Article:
• Double the weight: Another way to estimate your puppy’s adult weight is to take their weight at 6 weeks old, double it, and then double it again. For example, if your 12-week old puppy weighs 24 ounces (1.5lbs), their 6-week weight was probably between 12.5 and 15 ounces. Double thhat to 25-30 ounces, then double it again to 50-60 ounces. To get a more accurate estimate, you can find the average of the two (50+60)/2 = 55 ounces, then divide that by 16 to get the weight in pounds.
  • Convert ounces to pounds or kilograms: If you prefer to work with pounds or kilograms, you can use the conversion formulas. 1 ounce = 0.0625 lbs (16 ounces in 1lbs) and 1 ounce = 0.0283 kg (35.274 ounces in 1 kg).

Keep in mind that these are just estimates and your puppy’s actual adult weight may vary. If you want a more accurate measurement, it’s best to consult with your vet.

Small Breeds Weight and Size Chart

AgeWeight in lbsWeight in lbsWeight in lbsWeight in lbsWeight in lbsWeight in lbs
8 Weeks1,72,22,73,23,74,2
9 Weeks1,92,533,64,14,7
10 Weeks2,12,73,344,65,2
11 Weeks2,333,64,355,7
12 Weeks2,53,244,75,56,2
13 Weeks2,63,54,35,15,96,7
14 Weeks2,83,74,65,56,37,2
15 Weeks344,95,86,87,7
16 Weeks3,24,25,26,27,28,2
5 Months4,35,77,18,59,811,2
6 Months5,16,78,31011,613,2
7 Months5,87,79,611,513,315,2
8 Months6,8911,113,315,517,7
9 Months7,51012,414,817,319,7
10 Months8,31113,616,31921,7
11 Months9,212,215,218,221,224,2
12 Months1013,216,519,72326,2

If you have a small puppy, you can use this chart to estimate how big they will get when they are fully grown. Here’s how you can use it:

  • Find your puppy’s age or weight: Look for the weight closest to your puppy’s age and go down that column. This will give you an estimate of their weight at 12 months old, which is likely to be their adult weight. For example , if you have a 16-week old puppy that weighs 5lbs, you can expect them to be around 16.3lbs when they are fully grown.
  • Average the weights: If your puppy’s age or weight isn’t on the chart, you can find the average of the two closest weights. For example, if your puppy is 5.5lbs at 16 weeks old, they will likely be between 16.3lbs and 19.5lbs as an adult. To be more accurate, you can finnd the average of the two (16.3 + 19.5)/2 = 17.9lbs.
  • Use growth rate: Another way to estimate your puppy’s adult weight is to calculate their growth rate and multiply it by 52. To find the growth rate, divide your puppy ‘s current weight by their age in weeks. For example, if your puppy weighs 4lbs at 14 weeks old, their growth rate is 4/14 = 0.29. Multiply that by 52 to get 14.86lbs as an adult weight.

Keep in mind that these are just estimates,  and your puppy’s actual adult weight may vary. If you want a more accurate measurement, it’s best to consult with your vet.

Medium Breeds Weight and Size Chart

AgeWeight in lbsWeight in lbsWeight in lbsWeight in lbsWeight in lbsWeight in lbsWeight in lbs
8 Weeks4,24,75,25,76,27,28,2
9 Weeks4,75,35,86,478,19,2
10 Weeks5,25,86,57,17,7910,2
11 Weeks5,76,47,17,88,59,811,2
12 Weeks6,277,78,59,210,712,2
13 Weeks6,77,58,39,11011,613,2
14 Weeks7,28,199,810,712,514,2
15 Weeks7,78,69,610,511,513,315,2
16 Weeks8,29,210,211,212,214,216,2
5 Months11,212,61415,316,719,522,2
6 Months13,214,816,518,119,72326,2
7 Months15,217,11920,822,726,530,2
8 Months17,719,922,124,326,530,835,2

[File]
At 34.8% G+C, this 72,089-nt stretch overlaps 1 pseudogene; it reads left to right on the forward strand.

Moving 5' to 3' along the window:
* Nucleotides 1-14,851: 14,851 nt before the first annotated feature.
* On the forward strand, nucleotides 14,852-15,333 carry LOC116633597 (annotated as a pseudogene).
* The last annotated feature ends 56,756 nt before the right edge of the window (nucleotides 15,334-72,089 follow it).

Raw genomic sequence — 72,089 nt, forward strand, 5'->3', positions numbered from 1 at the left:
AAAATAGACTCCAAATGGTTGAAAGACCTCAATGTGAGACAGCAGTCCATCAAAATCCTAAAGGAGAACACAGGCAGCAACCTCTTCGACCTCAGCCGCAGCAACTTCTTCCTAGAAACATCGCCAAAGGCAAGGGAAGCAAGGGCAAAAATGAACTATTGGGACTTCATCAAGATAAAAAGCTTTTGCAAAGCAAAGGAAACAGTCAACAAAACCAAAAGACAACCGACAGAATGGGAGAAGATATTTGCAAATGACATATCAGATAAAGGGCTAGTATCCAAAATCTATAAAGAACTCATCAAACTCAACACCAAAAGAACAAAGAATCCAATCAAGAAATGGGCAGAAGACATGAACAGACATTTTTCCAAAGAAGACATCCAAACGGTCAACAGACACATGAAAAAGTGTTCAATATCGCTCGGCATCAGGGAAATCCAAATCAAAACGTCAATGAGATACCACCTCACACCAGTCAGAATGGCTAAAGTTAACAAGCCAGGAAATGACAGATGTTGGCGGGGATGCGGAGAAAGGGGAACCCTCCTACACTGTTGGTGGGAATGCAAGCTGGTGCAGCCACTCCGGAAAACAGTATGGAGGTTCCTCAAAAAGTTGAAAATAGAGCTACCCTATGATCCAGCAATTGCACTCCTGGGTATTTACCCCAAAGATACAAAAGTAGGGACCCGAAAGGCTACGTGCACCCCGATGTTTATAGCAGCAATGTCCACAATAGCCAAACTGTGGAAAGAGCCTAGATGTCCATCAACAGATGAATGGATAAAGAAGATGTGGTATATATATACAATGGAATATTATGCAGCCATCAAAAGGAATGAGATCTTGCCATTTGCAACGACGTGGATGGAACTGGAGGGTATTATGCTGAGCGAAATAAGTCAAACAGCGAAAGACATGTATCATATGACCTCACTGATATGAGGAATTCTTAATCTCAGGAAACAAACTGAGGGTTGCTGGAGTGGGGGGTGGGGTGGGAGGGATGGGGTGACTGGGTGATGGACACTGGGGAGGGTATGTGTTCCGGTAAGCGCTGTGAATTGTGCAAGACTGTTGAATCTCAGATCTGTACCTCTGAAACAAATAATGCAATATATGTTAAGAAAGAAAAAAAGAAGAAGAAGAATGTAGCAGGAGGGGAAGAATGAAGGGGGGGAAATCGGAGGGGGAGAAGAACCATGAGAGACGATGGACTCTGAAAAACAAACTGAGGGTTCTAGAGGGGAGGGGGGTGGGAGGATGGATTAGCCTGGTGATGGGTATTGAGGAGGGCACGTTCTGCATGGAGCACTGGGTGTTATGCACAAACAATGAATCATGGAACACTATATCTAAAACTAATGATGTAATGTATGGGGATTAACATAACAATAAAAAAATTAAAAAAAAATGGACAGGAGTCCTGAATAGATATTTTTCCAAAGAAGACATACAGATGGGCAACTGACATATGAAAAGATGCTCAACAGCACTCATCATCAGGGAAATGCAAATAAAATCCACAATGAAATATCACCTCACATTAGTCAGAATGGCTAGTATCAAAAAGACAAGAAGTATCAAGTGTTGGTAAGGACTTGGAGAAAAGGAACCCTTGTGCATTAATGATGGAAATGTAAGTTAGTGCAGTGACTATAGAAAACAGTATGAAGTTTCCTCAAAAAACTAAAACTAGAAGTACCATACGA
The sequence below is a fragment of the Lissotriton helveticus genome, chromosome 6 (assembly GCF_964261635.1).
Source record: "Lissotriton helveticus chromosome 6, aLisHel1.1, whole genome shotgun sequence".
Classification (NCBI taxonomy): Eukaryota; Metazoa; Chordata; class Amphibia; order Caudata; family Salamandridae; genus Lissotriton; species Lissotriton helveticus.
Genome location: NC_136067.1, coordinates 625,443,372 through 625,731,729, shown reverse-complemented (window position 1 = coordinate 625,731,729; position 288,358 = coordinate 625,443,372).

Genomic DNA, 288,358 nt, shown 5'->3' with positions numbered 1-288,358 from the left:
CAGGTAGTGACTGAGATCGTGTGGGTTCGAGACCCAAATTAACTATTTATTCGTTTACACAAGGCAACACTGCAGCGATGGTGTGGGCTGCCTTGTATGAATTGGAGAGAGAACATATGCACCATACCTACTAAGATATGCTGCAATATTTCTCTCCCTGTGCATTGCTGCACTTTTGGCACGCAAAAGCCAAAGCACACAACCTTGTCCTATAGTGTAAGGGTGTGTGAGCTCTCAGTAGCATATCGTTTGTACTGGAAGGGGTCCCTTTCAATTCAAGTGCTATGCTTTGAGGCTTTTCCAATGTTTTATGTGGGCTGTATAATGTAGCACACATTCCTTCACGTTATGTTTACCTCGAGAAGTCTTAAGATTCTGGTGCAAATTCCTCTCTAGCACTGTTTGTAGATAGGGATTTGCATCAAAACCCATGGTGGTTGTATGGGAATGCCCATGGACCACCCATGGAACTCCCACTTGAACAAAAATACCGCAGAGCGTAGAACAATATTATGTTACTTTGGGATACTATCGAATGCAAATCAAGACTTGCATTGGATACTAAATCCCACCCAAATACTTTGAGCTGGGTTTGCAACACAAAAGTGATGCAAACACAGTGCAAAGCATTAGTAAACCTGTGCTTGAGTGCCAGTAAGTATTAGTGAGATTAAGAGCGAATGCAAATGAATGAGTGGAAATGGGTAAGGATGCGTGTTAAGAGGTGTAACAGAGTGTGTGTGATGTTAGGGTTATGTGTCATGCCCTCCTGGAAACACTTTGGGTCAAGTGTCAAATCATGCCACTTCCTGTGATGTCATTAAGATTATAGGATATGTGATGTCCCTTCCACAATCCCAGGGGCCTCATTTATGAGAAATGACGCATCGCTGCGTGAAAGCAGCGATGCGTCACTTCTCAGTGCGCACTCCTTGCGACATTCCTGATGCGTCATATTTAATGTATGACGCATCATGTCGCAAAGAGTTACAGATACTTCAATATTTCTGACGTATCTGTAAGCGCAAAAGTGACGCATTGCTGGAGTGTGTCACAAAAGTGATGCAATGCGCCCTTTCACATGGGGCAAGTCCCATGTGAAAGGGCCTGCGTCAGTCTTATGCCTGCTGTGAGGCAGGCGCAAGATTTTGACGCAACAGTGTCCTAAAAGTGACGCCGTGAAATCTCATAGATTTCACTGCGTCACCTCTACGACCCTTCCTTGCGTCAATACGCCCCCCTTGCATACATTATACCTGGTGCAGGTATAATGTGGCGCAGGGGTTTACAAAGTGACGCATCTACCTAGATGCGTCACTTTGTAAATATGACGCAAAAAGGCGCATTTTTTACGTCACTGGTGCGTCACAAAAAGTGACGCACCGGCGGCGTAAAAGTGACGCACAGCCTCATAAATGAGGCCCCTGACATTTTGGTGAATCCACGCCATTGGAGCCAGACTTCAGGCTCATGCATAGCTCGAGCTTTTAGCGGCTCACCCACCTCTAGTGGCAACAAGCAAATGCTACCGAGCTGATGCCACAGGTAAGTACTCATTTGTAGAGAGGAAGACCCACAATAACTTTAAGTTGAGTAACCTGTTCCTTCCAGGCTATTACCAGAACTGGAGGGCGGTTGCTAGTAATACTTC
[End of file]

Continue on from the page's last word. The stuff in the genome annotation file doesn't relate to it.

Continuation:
9 Months19,722,124,62729,534,339,2
10 Months21,724,427,129,832,537,843,2
11 Months24,227,230,233,236,242,248,2
12 Months26,229,532,73639,245,752,2

The chart can help you estimate how big your medium breed puppy will be when they are fully grown. Here’s how you can use it:

Using The Chart to Determine Adult Weight

  • To use the chart, find your puppy ‘s age down the left side.
  • Next, match that with your puppy’s current weight.
  • For example, if your puppy is 12 weeks old and weighs 7.5 lbs, follow the column down to the “12-month” row, which in this case is 32.5 lbs. This will give you an estimate of your puppy’s adult weight.

if Your Puppy’s Age or Weight Isn’t on The Chart

  • If your puppy falls between two weights for his age, find the average of the two. For example, if your puppy is 7 lbs at 12-weeks, he will likely weigh between 29.3 and 32.5 lbs as an adult. You can also find the average by adding the two weights and dividing by 2.
  • If your puppy’s age isn’t on the chart, use one of the following methods to calculate his adult weight.
Method 1
  • To use this method, find your puppy’s growth rate by dividing his current weight in lbs by his age in weeks.
  • For example, a puppy that weighs 15 lbs at 5-months (22-weeks) would have a growth rate of 15/22 = 0.68. To find his adult weight, multiply the growth rate by 52 (0.68 x 52 = 35.36).
Method 2
  • To use this method, you ‘ll need to know your puppy’s weight at 14 weeks.
  • Weigh your puppy at 14 weeks, then multiply that by 2.
  • Add that total to half the weight at 14 weeks.
  • For example, a puppy that weighs 12 lbs at 14 weeks would weigh 30lbs as an adult (12*2+6).

Large Breeds Weight and Size Chart

AgeWeight in lbsWeight in lbsWeight in lbsWeight in lbsWeight in lbsWeight in lbsWeight in lbs
8 Weeks9,210,211,212,213,214,215,2
9 Weeks10,311,512,613,714,81617,1
10 Weeks11,512,71415,216,517,719
11 Weeks12,61415,316,718,119,520,8
12 Weeks13,715,216,718,219,721,222,7
13 Weeks14,816,518,119,721,32324,6
14 Weeks1617,719,521,22324,726,5
15 Weeks17,11920,822,724,626,528,3
16 Weeks18,220,222,224,226,228,230,2
5 Months2527,730,533,23638,741,5
6 Months29,532,73639,242,545,749
7 Months3437,741,545,24952,756,5
8 months39,64448,352,757,161,565,8
9 Months44,14953,858,763,668,573,3